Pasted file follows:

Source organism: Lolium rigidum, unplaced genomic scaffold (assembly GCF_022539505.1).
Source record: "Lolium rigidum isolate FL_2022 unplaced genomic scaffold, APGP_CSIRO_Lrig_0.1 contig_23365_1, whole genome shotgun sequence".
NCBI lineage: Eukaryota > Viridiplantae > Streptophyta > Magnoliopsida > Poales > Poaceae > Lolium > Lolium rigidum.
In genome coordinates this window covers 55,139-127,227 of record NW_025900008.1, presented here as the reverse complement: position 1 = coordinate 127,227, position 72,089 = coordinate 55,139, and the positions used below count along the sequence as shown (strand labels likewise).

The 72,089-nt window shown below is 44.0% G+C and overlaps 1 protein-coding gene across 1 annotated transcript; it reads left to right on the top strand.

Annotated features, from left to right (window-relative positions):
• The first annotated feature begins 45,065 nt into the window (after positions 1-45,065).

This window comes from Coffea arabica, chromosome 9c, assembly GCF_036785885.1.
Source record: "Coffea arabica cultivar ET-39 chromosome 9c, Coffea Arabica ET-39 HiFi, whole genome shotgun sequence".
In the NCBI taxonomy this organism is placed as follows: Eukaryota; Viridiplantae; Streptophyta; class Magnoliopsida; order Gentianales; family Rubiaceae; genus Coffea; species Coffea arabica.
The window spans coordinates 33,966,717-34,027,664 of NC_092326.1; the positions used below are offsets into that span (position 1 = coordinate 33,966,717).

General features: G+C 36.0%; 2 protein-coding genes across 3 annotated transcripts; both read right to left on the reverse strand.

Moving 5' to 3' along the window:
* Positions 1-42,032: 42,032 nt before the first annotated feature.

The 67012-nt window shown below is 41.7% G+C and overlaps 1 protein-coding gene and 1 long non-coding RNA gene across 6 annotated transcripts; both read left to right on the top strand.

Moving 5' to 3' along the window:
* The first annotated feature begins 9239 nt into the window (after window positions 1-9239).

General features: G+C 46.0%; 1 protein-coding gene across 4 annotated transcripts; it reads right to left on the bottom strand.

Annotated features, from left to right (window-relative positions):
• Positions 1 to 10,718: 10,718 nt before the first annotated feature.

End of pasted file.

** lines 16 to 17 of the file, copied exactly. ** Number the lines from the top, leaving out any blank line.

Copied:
Moving 5' to 3' along the window:
* The first annotated feature begins 9239 nt into the window (after window positions 1-9239).